In order for Rio Tinto to come to a determination on how automation brought an optimal outcome to their bottom-line, they had to perform a causal relationship study between all interconnecting components.

Lesson # 2: Productivity and continual improvement perspectives

In a managerial environment, the manager asks ‘can we continue to improve and create value?’

In most cases the answer is yes … to a point. Continuous Improvement (CI) is a principle that forms part of Total Quality Management (TQM), which says that in order to increase effectiveness and efficiency is to continually improve the process. In my last article, I spoke about how efficiency is defined as the amount of useful output (product/work) produced per the amount cost of resources or effort consumed. Well, productivity is a measure of how many inputs it takes to produce or create an output. The fewer inputs it takes to create an output, the higher the productivity. So applying this management concept we can say that in order to maintain a machine in the most productive way is to perform the minimum work possible that maintains the desired quality. This notion is contrary to the idea that time-based maintenance is crucial to maintain equipment effectiveness.

Inputs for a maintenance function

To truly understand the relationships between multitudes of variables, all the inputs that are associated with the maintenance function is required, and some of which are listed below. This list in a large organisation is huge; therefore the relationships are many and complex. Once all the tasks and responsibilities are documented, the relationships are determined and represented in a matrix and rank as a measure of importance.

Since it can become rather complex from here, the preferred method, from my point of view is to learn the relationships via k-means or similar statistical methods. The benefit of Machine Learning techniques is that it is dynamic, i.e. should the variables in the maintenance function change, then learning changes to suit. The Machine Learning algorithm then translates the importance and relationships into an easy to understand visualisation.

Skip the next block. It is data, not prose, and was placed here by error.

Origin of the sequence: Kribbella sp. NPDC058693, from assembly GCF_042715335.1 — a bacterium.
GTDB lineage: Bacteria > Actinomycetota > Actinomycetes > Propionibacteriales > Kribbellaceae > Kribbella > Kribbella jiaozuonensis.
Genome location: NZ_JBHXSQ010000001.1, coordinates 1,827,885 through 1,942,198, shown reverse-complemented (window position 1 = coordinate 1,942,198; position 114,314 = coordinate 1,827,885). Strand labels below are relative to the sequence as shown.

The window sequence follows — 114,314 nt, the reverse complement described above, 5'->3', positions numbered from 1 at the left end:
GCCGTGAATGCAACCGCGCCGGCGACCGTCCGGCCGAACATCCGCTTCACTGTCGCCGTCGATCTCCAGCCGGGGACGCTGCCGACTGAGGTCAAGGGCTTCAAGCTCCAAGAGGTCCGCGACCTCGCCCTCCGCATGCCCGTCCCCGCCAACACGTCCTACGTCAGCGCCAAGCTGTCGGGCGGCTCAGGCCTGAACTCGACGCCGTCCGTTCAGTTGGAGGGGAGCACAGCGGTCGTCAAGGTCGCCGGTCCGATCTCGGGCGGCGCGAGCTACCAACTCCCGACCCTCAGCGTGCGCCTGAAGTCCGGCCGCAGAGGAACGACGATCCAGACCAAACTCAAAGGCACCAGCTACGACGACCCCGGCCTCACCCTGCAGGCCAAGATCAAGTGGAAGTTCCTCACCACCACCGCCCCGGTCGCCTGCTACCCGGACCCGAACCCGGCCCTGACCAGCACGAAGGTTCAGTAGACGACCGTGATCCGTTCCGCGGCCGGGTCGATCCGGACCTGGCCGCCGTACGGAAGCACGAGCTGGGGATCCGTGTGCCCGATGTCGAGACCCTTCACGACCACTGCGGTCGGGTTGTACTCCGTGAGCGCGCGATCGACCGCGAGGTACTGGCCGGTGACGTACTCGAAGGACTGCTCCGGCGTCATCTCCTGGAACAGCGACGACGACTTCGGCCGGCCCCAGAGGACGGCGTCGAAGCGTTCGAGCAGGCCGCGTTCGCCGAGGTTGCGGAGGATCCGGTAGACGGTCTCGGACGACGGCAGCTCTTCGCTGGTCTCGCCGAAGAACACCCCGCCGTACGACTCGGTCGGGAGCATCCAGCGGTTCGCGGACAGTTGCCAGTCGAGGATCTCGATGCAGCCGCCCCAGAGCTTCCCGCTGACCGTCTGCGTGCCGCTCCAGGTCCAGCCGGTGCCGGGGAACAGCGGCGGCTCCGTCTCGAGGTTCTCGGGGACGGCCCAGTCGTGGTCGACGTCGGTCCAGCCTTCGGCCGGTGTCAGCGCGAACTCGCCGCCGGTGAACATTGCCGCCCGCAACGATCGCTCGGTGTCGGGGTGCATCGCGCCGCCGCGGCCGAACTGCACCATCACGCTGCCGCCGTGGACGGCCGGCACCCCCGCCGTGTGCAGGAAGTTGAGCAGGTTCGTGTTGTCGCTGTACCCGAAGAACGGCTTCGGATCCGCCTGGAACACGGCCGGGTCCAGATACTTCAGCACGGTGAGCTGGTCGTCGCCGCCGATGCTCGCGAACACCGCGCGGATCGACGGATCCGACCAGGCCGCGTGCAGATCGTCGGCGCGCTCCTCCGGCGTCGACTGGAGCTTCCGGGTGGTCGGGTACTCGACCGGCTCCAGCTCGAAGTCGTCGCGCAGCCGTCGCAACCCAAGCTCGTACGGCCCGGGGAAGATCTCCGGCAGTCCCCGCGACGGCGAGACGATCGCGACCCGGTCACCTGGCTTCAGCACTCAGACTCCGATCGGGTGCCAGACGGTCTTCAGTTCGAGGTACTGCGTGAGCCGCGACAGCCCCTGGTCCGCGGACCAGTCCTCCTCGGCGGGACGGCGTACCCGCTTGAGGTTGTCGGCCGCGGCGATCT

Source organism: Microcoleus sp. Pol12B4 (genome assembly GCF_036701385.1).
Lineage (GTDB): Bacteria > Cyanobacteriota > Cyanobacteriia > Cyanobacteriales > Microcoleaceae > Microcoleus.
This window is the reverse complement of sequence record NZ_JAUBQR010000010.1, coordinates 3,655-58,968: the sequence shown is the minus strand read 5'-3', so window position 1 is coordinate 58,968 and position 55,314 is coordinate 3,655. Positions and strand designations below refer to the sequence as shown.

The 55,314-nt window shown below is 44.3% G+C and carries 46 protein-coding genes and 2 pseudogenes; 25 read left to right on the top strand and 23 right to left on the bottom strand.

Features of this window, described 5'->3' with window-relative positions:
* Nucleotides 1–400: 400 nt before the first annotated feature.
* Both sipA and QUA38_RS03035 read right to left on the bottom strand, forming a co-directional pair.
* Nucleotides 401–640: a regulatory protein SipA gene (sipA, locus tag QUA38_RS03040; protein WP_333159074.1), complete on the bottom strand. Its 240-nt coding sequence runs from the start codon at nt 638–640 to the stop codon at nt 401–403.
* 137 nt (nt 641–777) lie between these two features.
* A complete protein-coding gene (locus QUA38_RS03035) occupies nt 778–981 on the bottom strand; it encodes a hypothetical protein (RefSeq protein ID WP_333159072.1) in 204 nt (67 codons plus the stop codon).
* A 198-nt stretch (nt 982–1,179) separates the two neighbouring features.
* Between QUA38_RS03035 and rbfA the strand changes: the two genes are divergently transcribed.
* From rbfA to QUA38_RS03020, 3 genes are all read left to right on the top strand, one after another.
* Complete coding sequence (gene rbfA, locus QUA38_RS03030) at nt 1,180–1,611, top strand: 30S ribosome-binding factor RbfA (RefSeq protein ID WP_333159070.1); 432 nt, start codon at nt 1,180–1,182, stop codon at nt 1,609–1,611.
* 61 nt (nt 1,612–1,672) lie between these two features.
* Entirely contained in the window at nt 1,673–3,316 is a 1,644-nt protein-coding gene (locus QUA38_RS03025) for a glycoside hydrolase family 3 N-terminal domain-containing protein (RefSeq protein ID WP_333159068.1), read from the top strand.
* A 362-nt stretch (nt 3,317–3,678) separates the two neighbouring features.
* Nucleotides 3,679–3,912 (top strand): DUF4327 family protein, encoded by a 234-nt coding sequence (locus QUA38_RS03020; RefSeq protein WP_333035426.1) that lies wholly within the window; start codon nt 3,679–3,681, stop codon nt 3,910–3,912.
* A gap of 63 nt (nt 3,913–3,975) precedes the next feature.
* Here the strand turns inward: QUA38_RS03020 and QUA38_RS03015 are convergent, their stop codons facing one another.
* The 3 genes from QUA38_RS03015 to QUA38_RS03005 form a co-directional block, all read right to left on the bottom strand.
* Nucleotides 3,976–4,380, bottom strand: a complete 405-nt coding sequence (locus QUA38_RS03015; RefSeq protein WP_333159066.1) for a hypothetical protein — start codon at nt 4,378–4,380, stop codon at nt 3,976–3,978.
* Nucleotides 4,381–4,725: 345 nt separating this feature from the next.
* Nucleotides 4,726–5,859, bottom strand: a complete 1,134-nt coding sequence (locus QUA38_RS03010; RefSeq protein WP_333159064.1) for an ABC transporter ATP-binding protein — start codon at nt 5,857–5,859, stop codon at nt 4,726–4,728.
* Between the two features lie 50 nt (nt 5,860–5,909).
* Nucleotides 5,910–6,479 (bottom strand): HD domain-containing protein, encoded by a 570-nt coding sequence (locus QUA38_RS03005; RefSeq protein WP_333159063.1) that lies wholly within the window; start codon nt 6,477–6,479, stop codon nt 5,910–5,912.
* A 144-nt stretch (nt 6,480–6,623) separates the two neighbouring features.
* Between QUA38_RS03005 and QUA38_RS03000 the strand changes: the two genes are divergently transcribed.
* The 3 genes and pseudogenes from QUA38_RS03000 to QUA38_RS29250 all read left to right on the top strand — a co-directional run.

The effectiveness and efficiency ratio

As management theory says everything is contingent, here is no one size fits all. However, what I can offer is an formular. Since efficiency refers to an input-output ratio or comparison, and effectiveness refers to an absolute level of either input acquisition or outcome attainment (Pennings & Goodman 1977), then Efficiency is: Output/Input and Effectiveness is actual output – desired output.

To measure effectiveness mathematical values representing effort-input and production-output need to be created. Upon creating these values, create a matrix displaying the relationships between quantified values (via k-means, DEMATEL and Pairwise etc).

The end result will be on a form of a logit or s-curve. The cure shows that in all cases there is an ultimate efficiency ratio that can be approached but unfortunately can never be achieved. Pursuing the cause of better efficiency and effectiveness is usually worthwhile but up to a point, however it brings small returns as increasing complication, complexity and cost is required to achieve small gains. This is called the law of diminishing returns.

Ben Article Ratio Graphic


Rio Tinto’s situation exhibits the law of diminishing returns clearly. Automation drove efficiency and effectiveness to its maximum, but the cost to continually improve (CI) eventually becomes prohibitive.

To conclude, there is no one efficiency and effectiveness ratio that applies to all situations, it is contingent upon time and place. However, Machine Learning technology makes it easier to mitigate contingences by adapting and applying new dependency’s as they are found.

To know more about how Machine Learning can drive efficiencies in your business, contact me.